Prevention is better than cure – not always, NotPetya

By Robin Gaddum

Cybersecurity is big business. Organisations are more aware of the need to defend against cyber attacks than ever before. Investment in this area is increasing by the day. And rightly so.

But what happens when an attack gets through? Because some of them will. Even with the very latest defences in place, it’s inevitable. The level of sophistication demonstrated by NotPetya – and its devastating impact – is just one case in point.

Not enough attention is being paid to truly holistic cyber resiliency. Specifically, to recovery. And that’s essential in today’s always-on, rapidly-evolving tech landscape. Some attacks will succeed – and you need to know how to recover as quickly as possible. There is no time for downtime.

High-profile, highly complex cyber attacks like NotPetya have taught us about the need to pay just as much attention to an organisation’s recovery capabilities as we do to the more “traditional” cybersecurity function. Currently, most firms are simply not prepared – and CIOs need to be asking some important questions to tackle the issue.

Four key lessons

1. Cyber resiliency is a team sport

Cyber threats are already cited as a top-ten risk by many businesses who are spending big sums on “frontline” security. It’s a high-profile topic. But security functions are not typically responsible for recovery. IT Disaster Recovery (DR) teams tend to focus on mitigating traditional risks, which don’t include recovery from sophisticated cyber attacks. There is an organisational “gap” between security and DR, which means typical DR strategies and architecture are no longer fit for purpose. It’s crucial to invest in the recovery element of your cyber resiliency framework, as part of a fully integrated, holistic solution.

CIO question: Is your risk management approach joined up?

2. Specific DR vulnerabilities must be addressed

Cold site disaster recovery is outdated. DR sites are typically connected to the wide area network (WAN), so data is constantly being replicated, making modern DR vulnerable to cyber attack. Strategies that depend on  backup tapes held in secure offsite storage may offer air-gap insulation from cyber attack but they cannot deliver the rapid recovery times demanded in today’s always-on world. DR solutions are mostly designed with little or no consideration for their ability to withstand a cyber attack, in spite of the attractiveness of backup servers as deliberate targets of attack, given their access to all essential systems and data. This means unarticulated DR planning assumptions are made, there is no viable intermediate data recovery position for Tier 1 services between data replication and tape backups, and there is no contingency plan to reinstate DR capability should an attack bring it down.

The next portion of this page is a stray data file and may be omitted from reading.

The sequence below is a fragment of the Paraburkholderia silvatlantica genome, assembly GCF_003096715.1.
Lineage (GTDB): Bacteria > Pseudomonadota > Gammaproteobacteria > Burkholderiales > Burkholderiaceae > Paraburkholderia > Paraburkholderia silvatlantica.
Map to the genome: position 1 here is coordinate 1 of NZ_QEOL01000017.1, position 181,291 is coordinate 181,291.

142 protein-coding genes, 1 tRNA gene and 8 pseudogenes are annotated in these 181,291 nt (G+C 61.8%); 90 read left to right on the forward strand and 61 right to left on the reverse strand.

CIO question: What’s the backup for the backup?

3. Face the scale of the challenge

It’s not enough to have DR capabilities for a single data centre loss that only focuses on your most critical IT services. Unlike industrial accidents or natural catastrophes, a cyber attack is not physically constrained.  It can spread everywhere and affect everything, which can mean tens of thousands of users in multiple locations. Typical DR tests don’t cover cyber attack scenarios, and robust DR automation and orchestration is lacking. Recovery can take weeks or months, with further health checks and assurance audits required – particularly when masses of “minimum viable product” recoveries go undocumented.

CIO question: Can you recover everything, everywhere, all at once?

4. Look out for Industry 4.0, operational technology, shadow IT and supply chain risk

NotPetya attacked via a trusted supplier’s DevOps environment. How many CIOs knew (or cared) that their Ukrainian entity’s Finance Department was using Ukraine’s most popular accounting software package? The Internet of Things and operational technology are at the heart of many of today’s greatest cybersecurity challenges. WannaCry, for example, had a huge impact on the UK’s National Health Service via its imaging and analysis equipment. Then think about university research facilities and their building management systems – what if their networked incubators, fridges and freezers were all turned off…? Understanding – and preparing for – the possible extent of the fallout from a cyber attack is essential to successful recovery, should the worst happen.

CIO question: How big is the problem?

Unnatural disaster recovery

Freak snowstorms, fires, floods, utility failures and man-made accidents are the more traditional focus of disaster recovery efforts. Organisations are largely well-equipped to deal with “natural” crises like this – but the risks presented by cyber attacks need to be taken just as seriously. They should be factored into business continuity activities and specific DR testing scenarios. Ultimately, organisations must take a fully integrated, holistic approach if they are to stay abreast of the rapidly evolving threats presented by cyber attacks – and be ready to recover.

Talk to an IBM expert advisor

If you’d like to discuss your cyber resiliency capabilities and the importance of integrated disaster recovery, please get in touch to arrange a personal consultation with one of our experts.